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American Apocalypse: A History of Modern Evangelicalism

4.03  ·  Rating details ·  210 ratings  ·  36 reviews
The first comprehensive history of modern American evangelicalism to appear in a generation, American Apocalypse shows how a group of radical Protestants, anticipating the end of the world, paradoxically transformed it.

Matthew Avery Sutton draws on extensive archival research to document the ways an initially obscure network of charismatic preachers and their followers res
Hardcover, 480 pages
Published December 15th 2014 by Belknap Press (first published November 3rd 2014)
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Feb 02, 2015 rated it liked it
Matthew Avery Sutton has composed a thoroughly researched treatment of the history of fundamentalism and evangelicalism in America and its connections to the modern day “religious right” which figures so prominently in American political discourse. Though appreciative of the earlier works in the field, this book seeks to replace rather than supplement such classics as Marsden’s Fundamentalism and American Culture and Sandeen’s The Roots of Fundamentalism. Of these two, Sandeen’s influence is str ...more
Carlyn Cole
Jun 28, 2018 rated it it was ok
The author knows what Evangelicalism is and defines it well in the introduction. He then goes on to talk about the history of a slice of Evangelicalism that is enamored with the apocalypse. If it was subtitled something like "A History of the usage of the Apocalypse in American Evangelicalism" I would rate it much higher. To get a credible treatment of Evangelicalism you must go elsewhere. ...more
Apr 15, 2021 rated it it was amazing
to this book, Dr. Sutton helpfully defines the various terms he uses to describe different groups within modern evangelicalism.

“I use the general term ‘evangelical’ to refer to Christians situated broadly in the Reformed and Wesleyan traditions who over the last few centuries have emphasized the centrality of the Bible, the death and resurrection of Jesus, the necessity of individual conversion, and spreading the faith through missions. I use the more specific term ‘radical evangelicals’ to re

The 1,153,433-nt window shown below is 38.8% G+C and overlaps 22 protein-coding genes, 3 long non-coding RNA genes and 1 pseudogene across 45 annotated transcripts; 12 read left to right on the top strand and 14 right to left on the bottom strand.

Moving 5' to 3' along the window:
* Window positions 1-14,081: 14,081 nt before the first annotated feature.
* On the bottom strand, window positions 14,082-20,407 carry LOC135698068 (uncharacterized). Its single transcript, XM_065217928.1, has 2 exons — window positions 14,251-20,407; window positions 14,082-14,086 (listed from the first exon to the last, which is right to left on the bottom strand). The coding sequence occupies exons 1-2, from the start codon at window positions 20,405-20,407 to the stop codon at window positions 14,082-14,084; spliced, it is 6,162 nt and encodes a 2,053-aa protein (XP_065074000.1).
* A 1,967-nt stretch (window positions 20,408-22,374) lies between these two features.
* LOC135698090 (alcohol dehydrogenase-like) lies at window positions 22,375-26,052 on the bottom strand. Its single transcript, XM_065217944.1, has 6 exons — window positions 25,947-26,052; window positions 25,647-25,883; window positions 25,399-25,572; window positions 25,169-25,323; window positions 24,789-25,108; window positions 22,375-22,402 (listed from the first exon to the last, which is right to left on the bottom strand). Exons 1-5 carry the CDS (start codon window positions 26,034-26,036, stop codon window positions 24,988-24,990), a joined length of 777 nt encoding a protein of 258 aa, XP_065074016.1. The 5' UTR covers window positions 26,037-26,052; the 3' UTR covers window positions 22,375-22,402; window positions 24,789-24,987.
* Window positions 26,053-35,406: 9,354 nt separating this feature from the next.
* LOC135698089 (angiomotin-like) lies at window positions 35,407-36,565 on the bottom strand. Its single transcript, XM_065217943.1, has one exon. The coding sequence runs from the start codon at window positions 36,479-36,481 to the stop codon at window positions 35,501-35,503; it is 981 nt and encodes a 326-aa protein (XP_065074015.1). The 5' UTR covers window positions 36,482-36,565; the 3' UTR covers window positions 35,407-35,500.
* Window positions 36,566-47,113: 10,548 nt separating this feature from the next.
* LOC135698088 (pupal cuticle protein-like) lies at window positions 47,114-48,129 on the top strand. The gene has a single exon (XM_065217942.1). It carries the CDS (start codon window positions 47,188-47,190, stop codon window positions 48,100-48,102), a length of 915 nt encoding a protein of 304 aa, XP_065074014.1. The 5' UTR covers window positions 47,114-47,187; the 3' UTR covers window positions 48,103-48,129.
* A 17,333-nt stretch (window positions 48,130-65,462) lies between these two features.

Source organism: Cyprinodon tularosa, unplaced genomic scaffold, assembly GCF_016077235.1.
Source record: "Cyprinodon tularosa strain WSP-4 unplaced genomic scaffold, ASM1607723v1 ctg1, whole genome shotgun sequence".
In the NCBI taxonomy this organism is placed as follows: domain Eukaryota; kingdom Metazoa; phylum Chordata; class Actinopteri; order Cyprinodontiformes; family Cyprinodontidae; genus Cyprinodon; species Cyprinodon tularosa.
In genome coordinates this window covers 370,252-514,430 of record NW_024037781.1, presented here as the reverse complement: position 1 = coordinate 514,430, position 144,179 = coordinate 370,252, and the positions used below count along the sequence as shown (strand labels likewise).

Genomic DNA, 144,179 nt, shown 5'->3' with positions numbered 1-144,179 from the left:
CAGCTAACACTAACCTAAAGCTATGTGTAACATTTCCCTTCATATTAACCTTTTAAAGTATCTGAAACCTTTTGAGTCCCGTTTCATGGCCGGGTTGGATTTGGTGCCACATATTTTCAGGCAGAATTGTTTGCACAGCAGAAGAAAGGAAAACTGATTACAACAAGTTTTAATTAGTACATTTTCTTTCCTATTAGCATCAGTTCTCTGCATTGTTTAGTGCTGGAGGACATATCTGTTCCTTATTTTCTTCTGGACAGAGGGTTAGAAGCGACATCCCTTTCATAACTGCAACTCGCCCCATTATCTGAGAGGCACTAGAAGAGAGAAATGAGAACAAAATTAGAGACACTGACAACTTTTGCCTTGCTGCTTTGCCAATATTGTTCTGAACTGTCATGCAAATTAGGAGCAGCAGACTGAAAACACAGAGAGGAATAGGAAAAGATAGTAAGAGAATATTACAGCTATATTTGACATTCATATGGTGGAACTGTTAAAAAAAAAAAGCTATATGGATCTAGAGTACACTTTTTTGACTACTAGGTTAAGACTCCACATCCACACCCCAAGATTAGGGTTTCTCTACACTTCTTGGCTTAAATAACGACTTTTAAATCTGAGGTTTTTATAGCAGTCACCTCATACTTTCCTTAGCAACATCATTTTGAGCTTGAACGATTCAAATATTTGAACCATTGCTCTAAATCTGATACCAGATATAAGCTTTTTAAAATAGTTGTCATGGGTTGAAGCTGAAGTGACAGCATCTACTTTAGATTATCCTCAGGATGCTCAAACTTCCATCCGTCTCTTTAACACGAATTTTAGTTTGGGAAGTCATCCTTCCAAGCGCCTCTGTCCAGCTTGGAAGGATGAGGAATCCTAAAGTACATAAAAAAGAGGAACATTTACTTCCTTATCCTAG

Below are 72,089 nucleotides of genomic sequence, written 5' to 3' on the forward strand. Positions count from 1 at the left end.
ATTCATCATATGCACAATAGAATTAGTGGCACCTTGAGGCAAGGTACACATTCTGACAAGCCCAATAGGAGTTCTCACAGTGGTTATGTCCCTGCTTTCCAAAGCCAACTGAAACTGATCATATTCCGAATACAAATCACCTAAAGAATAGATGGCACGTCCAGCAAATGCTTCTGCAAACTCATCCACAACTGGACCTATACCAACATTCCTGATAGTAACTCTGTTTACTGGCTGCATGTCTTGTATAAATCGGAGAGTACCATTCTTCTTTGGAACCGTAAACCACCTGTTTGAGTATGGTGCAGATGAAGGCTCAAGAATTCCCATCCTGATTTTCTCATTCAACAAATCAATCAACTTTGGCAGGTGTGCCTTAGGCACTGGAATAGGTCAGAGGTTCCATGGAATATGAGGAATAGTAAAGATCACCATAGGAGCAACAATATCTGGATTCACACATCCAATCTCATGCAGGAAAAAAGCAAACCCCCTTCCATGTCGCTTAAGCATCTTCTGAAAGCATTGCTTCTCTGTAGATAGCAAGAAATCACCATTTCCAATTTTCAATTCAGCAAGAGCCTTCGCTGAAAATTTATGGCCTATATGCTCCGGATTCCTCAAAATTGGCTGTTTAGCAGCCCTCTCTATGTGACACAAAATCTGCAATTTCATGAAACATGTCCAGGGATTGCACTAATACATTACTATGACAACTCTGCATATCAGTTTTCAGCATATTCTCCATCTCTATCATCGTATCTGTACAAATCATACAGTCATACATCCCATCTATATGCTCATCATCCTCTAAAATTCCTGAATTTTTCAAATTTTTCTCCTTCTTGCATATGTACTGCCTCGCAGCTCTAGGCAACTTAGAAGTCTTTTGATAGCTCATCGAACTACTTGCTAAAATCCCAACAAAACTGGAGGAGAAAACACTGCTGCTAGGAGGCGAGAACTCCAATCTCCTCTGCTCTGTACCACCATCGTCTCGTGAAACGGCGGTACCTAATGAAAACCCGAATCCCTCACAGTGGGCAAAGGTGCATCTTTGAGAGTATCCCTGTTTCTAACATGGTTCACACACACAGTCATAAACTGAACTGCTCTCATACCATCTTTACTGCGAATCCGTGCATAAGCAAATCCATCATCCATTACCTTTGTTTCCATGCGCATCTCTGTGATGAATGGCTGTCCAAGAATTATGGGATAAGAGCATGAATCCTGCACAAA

Mu-tien Chiou
Dec 10, 2014 rated it really liked it
The theme of this book emerges when apocalypticism is found to be the key for the ideological connection between evangelicalism and republicanism: all nations are going to concede their power in the End Times to a totalitarian political leader who is going to be the Antichrist, and governmental consolidation of power must be critically looked upon under this light.

Sutton explains: "If you believe you’re living in the last days and you believe you’re moving towards that [Antichrist] event, you’r
Mar 21, 2021 rated it really liked it
I don't envy Matthew Avery Sutton's task here, which is to craft an engaging narrative, which he does, about a miserable, small-minded, colorless group of leaders, who identified any important national or world development as either a sign of Christ's coming and a harbinger of the apocalypse, and therefore to be desired, or a sign of the anti-Christ's coming and a harbinger of the apocalypse, and therefore to be deplored.

The result is that any effort to challenge inequality, be it labor standar
Sep 24, 2021 rated it liked it
Shelves: know-thy-enemy
Pretty good up past WWII, and then I think other books better fill in the gaps in the history. Not a starter text imo.
Georgina Lara
Jul 30, 2017 rated it really liked it  ·  review of another edition
Such an important book to understand how the conservative Christian Evangelicals got us here.
Alex Strohschein
Feb 10, 2015 rated it really liked it
Shelves: history
First off - the cover is amazing!

I don't know if Matthew Avery Sutton or the publisher titled the book, but a better subtitle would have been "A History of Modern Premillennialism" as the movement typically associated with evangelicalism (the mid-20th century generation including Carl F.H. Henry, Harold Ockenga, Billy Graham, et al. doesn't show up until the last quarter of the book - and important figures such as Francis Schaeffer don't show up at all - and overall the pace between the Cold War
Sep 28, 2019 rated it really liked it
A fairly breezy and comprehensive look at the history of evangelicalism through the lens of its most distinctive belief: the imminent end of the world. Sutton does a good job of showing the centrality of premillennial dispensationalism (i.e., rapture-tribulation eschatology) to the worldview and eventually political activism of fundamentalism-turned-evangelicalism, especially when it comes to explaining how the notion that God will soon remove all Christians and destroy the world actually spurre ...more
Steve Wiggins
Aug 27, 2017 rated it it was amazing  ·  review of another edition